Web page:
Directors may be liable as an accessory to their company’s contravention of the Corporations Act under section 79 of the Act if they were ‘involved’ in the contravention.

An example of this is the well-known case of Asic v Adler and 4 Ors [2002] NSWSC 171, where the Supreme Court held that three directors of the collapsed insurance company HIH Insurance Limited (HIH), were ‘involved’ in HIH and its wholly owned subsidiary’s contraventions of section 208 (related party financial benefits without shareholder approval) and the subsidiary’s contravention of s260A (financial assistance for the purchase of shares) of the Corporations Act.

There have been a plethora of cases since then, where courts have found directors liable for breaches of section 79, often in conjunction with the common law rule in Barnes v Addy. See, for example, ASIC v Australian Investors Forum Pty Ltd & Ors (No 2) [2005] NSWSC 267, where a director was held to be accessorily liable under section 79 for the company’s contravention of section 727(1) of the Corporations Act, which requires a disclosure statement to be lodged before an offer of securities is made.

These cases demonstrate the importance of ensuring that your company complies with its obligations under the Corporations Act and that you are fully aware of your obligations to minimize your exposure to personal liability. Preventing a contravention by your company in the first place is the best form of protection against this type of liability.

Your company’s infringement of workplace laws

The Fair Work Act 2009 (Cth) is another law where directors can be held personally liable as an accessory to a contravention of the Act. This Act sets out the rights and obligations of employees and employers in relation to matters such as industrial action, enterprise agreements, workplace discrimination, unfair dismissal, adverse action and the national employment standards.

Section 550 of the Act provides that a person who has been involved in the contravention of a civil penalty provision of the Act is taken to have contravened that provision themselves. Therefore, directors, officers, managers, consultants and contractors who have been involved in a company’s contravention of a civil penalty provision may be personally liable for the actions of that company. The Fair Work Ombudsman (FWO) has revealed that in 2015, 92% of the matters that were filed in court by the FWO sought orders against accessories.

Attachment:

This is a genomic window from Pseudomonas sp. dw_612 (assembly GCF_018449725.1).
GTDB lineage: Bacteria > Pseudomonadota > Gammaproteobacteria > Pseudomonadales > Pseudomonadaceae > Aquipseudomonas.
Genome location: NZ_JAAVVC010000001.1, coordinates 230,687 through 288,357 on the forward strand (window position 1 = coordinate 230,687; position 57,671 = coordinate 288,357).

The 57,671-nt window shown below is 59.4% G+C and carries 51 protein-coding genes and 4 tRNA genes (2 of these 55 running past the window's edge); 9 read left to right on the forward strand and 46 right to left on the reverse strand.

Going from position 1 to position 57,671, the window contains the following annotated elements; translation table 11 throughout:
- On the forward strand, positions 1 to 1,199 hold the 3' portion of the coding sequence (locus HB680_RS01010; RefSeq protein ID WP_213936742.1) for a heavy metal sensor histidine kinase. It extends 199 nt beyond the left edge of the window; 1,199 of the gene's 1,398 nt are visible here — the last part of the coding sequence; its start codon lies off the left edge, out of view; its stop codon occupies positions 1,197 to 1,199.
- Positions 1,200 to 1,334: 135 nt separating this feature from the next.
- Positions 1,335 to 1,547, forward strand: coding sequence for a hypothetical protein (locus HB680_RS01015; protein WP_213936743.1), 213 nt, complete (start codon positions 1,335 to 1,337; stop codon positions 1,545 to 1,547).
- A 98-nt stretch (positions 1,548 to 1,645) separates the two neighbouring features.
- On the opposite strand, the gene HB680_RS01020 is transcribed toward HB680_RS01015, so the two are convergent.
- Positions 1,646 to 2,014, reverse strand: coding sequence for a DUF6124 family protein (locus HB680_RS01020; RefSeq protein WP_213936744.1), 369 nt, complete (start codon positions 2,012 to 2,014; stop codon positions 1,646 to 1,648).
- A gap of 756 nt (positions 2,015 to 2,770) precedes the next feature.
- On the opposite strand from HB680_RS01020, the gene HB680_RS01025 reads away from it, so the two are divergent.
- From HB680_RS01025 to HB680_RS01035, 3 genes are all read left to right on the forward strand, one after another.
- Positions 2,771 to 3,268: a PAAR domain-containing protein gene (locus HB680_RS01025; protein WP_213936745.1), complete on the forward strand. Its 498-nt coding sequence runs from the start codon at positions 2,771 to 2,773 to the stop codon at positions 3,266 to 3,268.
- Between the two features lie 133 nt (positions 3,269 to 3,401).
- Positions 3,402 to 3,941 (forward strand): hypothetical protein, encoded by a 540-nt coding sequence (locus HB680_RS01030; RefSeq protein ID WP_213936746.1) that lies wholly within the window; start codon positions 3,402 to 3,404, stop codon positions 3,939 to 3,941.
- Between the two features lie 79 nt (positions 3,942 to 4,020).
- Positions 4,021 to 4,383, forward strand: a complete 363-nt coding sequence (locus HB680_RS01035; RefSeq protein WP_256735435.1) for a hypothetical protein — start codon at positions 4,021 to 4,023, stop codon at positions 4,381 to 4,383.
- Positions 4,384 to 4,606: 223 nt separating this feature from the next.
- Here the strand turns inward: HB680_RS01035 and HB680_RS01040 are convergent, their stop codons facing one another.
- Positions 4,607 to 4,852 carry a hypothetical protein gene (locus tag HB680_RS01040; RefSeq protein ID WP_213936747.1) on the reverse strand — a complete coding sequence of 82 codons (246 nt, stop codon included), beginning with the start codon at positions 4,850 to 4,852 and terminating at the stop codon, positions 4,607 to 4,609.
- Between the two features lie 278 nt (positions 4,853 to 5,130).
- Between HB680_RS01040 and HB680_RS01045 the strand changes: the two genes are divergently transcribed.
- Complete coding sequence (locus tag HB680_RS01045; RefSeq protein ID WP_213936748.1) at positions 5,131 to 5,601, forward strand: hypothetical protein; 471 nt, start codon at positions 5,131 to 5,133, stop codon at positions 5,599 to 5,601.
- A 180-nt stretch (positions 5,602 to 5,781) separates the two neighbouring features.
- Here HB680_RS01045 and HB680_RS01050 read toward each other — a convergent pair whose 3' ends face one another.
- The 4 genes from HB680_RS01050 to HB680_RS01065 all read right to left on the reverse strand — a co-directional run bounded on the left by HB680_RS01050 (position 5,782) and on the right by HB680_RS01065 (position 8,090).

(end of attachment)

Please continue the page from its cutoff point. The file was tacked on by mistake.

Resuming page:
In the matter of FWO v Step Ahead Security Services Pty Ltd & Anor [2016] FCCA 1482, the first respondent, Step Ahead Security Pty Ltd (the Company), had contravened Act by underpaying its employees a total of $22,779.72. The Court held that the director of the Company was, for the purposes of s 550(2) of the Act, involved in the Company’s contraventions of the Act. The Company and director were ordered to pay the unpaid wages to the employees. In addition, the Court imposed a penalty of $257,040 on the Company and $51,408 on the director.

Another statute governing the workplace that impacts upon directors is section 27 of the Work Health and Safety Act 2011 (NSW) and equivalent Commonwealth Act. These laws impose a duty upon officers of a ‘person conducting a business’ (which includes a company) to exercise due diligence to ensure that the company complies with that duty or obligation. The penalty for a failure to exercise due diligence may be equal to the penalty faced by the company.

It is important that directors seek legal advice about the obligations that apply to their company under workplace laws, and implement adequate internal reporting, audit and due diligence processes to monitor the company’s compliance with its obligations, such as the payment and treatment of employees. Procedures for avoiding breaches of a company’s obligations under workplace laws should also be put into place to minimise the risk of directors being held personally liable for the company’s actions. Other strategies involve including clauses in contracts with suppliers, contractors, employees and the like to ensure that they comply with the requirements of the relevant Acts.